The second priority area is usability. Just as mobile phones and emails were difficult to use in the beginning and were only popular among scientific or financial elites, Bitcoin was also born in a small technology community. We should work to break this bubble. To do this, the average user needs to be able to send and receive Bitcoin with a few clicks and swipes. But this will take time because all users should be able to easily control their own keys without relying on a third party. There is a need to simplify the use of Bitcoin without having to make major compromises in terms of decentralization, privacy or control. Technological complexity must also be minimized, because the people who need it most in the world, have the worst functioning devices and the most discontinuous internet access, they should also be able to use Bitcoin. Fortunately, things are moving in the right direction. Even in the past two years, Bitcoin wallets have become increasingly easy to use. Just as sending emails has changed from complex tasks to swiping on an iPad, Bitcoin will eventually be simplified. For example, Signal has made private communications easier and wider to spread than previous clumsy tools like PGP, which has gradually hidden unnecessary details from end users.

This will take us to a third priority area: privacy. Encouraging, regulating, and integrating privacy into the Bitcoin ecosystem is essential. Crucially, we want the Bitcoin access channel, wallet and payment network to be open source, decentralized and relatively private. For example, BTCPay Server is probably one of the most important technologies in Bitcoin today. It was originally a cloned version of Bitpay, and today it allows anyone to set up their own hosted payment server so that they can receive Bitcoin donations or payments in a more privacy-friendly way. Each transaction is completed through a unique invoice, which can be dumped into a wallet that is not attached to the ID. This is equally important for mom-and-pop shops and non-profit organizations operating under authoritarian regimes. Other key innovations in this area include the upcoming Taproot upgrade, which will help reduce the amount of information leaked on bitcoin transactions on the blockchain; innovations in coin technology such as CoinJoin can help users disguise; and of course, the Lightning Network , Lightning Network transfers transactions from a monitorable chain to a second-tier network.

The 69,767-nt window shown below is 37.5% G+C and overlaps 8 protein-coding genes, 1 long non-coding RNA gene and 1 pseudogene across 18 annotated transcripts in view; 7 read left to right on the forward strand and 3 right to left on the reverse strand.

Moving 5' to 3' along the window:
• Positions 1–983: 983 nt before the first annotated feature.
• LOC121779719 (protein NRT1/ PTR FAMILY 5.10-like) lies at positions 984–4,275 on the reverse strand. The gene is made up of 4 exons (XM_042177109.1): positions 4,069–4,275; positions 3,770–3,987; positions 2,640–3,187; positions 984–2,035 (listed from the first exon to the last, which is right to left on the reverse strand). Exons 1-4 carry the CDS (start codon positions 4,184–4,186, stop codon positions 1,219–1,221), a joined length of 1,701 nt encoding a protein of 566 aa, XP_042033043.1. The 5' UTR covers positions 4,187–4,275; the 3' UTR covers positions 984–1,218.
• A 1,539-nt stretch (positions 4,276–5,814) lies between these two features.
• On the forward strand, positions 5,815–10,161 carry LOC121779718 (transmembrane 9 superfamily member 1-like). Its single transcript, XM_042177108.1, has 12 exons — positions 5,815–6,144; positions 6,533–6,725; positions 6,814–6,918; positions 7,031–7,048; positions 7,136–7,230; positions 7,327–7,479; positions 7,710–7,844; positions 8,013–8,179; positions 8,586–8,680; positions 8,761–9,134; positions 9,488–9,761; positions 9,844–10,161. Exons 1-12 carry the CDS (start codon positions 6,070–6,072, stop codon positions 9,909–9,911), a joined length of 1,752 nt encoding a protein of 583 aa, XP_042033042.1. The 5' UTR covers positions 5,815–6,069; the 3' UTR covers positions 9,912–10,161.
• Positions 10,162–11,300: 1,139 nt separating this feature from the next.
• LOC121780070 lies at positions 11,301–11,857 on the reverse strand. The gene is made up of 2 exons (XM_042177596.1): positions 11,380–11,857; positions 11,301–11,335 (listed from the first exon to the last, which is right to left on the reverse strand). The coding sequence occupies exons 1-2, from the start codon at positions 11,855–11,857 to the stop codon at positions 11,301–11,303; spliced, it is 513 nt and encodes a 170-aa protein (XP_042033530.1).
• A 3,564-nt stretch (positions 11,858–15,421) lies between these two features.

This will take us to the fourth priority area: scalability . All base currencies need to be expanded through a secondary network to have a global impact. Consider a gold-based economy. We invented paper money to help expand trade. Or a dollar-based economy, companies like Visa have helped drive their global growth. For Bitcoin, the most promising expansion solution is Lightning Network: an open source, decentralized payment system. You can think of Lightning Network as digital cash for digital gold, Bitcoin. Currently, the Bitcoin network can only support about 7 transactions per second. With the Lightning Network, there are no technical barriers to how many transactions can be completed per second using Bitcoin. This technology is still in its infancy, but it is essential to make Bitcoin unusable for hundreds of millions of people. If we want to extend Bitcoin to the general public without them trusting third parties, the Lightning Network seems to be the way forward. Large companies like Square also seem to agree, with its CEO, Jack Dorsey, creating Square Crypto, a research group that is building Lightning Network Toolkit for developers. It is vital that other companies and universities follow and expand this exploration in the coming years.

The fifth priority area is liquidity. Once ordinary people have access to Bitcoin, at least for the next few decades, the next step is to ensure that they can easily convert Bitcoin to local fiat currency when necessary. We are far from the world that uses bitcoin-based systems to pay for everything, even most things, and may never even appear. Right now, people in distressed or oppressed places need an ability to exchange bitcoin for fiat money to cover daily expenses and bills. Fortunately, this is getting easier. Most major urban areas on the planet, Bitcoin ATMs, peer-to-peer markets, Bitcoin brokers and physical exchange points exist. Expansion of Bitcoin's access to gold will be the key to popularizing it in the future. The website UsefulTulips.org provides a good analysis of the increasing use of Bitcoin worldwide. More such innovations are necessary so that we can understand how and why people use Bitcoin.